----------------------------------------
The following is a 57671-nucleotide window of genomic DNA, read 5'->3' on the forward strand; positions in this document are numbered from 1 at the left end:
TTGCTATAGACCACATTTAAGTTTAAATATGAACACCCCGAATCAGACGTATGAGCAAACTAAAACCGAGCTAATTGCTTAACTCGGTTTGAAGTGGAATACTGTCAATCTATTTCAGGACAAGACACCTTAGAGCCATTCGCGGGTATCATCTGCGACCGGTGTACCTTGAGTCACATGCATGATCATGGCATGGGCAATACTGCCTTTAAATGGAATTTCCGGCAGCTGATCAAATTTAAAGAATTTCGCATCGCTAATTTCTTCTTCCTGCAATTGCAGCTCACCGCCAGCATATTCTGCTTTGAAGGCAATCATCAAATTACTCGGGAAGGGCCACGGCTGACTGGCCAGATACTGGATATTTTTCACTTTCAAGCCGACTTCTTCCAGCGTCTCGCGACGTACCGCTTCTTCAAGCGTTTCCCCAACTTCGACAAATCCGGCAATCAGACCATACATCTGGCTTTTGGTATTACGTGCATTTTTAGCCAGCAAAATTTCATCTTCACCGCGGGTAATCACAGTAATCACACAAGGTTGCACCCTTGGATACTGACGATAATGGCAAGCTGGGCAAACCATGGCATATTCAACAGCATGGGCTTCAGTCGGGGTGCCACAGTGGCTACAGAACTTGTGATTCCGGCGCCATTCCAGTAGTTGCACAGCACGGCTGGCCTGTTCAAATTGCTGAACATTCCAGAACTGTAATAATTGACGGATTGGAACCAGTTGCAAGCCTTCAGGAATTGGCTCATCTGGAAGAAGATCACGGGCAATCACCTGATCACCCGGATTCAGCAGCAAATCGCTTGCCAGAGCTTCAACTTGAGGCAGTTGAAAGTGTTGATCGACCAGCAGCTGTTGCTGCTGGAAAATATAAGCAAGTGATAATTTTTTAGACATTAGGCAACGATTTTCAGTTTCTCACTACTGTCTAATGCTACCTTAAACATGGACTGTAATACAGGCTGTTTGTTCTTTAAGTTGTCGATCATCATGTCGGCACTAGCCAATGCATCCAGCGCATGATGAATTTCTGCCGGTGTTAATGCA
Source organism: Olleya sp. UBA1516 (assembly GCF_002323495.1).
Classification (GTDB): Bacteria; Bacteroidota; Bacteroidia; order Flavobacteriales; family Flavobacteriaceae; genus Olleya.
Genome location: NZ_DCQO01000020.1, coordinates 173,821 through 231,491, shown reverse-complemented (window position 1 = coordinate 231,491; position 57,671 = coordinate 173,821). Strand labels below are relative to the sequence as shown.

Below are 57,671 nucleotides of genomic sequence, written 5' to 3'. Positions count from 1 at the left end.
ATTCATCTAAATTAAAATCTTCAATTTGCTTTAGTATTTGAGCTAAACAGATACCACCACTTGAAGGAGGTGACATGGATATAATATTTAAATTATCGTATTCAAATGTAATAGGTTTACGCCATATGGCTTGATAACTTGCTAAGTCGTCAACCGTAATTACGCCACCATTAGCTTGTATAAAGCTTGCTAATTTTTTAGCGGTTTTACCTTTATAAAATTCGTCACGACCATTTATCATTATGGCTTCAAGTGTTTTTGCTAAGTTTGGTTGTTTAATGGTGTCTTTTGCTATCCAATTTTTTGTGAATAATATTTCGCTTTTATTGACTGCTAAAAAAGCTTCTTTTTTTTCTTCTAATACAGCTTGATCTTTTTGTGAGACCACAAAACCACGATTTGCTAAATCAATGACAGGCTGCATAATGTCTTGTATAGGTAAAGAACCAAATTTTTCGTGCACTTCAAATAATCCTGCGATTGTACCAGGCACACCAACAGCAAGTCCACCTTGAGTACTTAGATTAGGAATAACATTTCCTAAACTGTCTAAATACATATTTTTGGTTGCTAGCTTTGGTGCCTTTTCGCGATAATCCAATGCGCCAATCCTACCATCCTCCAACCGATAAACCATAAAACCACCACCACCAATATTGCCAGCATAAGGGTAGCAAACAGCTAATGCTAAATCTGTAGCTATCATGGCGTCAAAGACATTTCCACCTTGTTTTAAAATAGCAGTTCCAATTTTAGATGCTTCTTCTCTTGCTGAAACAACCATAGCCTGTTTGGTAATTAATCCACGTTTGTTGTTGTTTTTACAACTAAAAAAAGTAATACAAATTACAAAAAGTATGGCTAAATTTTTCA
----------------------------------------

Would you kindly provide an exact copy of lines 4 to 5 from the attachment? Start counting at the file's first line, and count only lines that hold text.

Classification (GTDB): Bacteria; Bacteroidota; Bacteroidia; order Flavobacteriales; family Flavobacteriaceae; genus Olleya.
Genome location: NZ_DCQO01000020.1, coordinates 173,821 through 231,491, shown reverse-complemented (window position 1 = coordinate 231,491; position 57,671 = coordinate 173,821). Strand labels below are relative to the sequence as shown.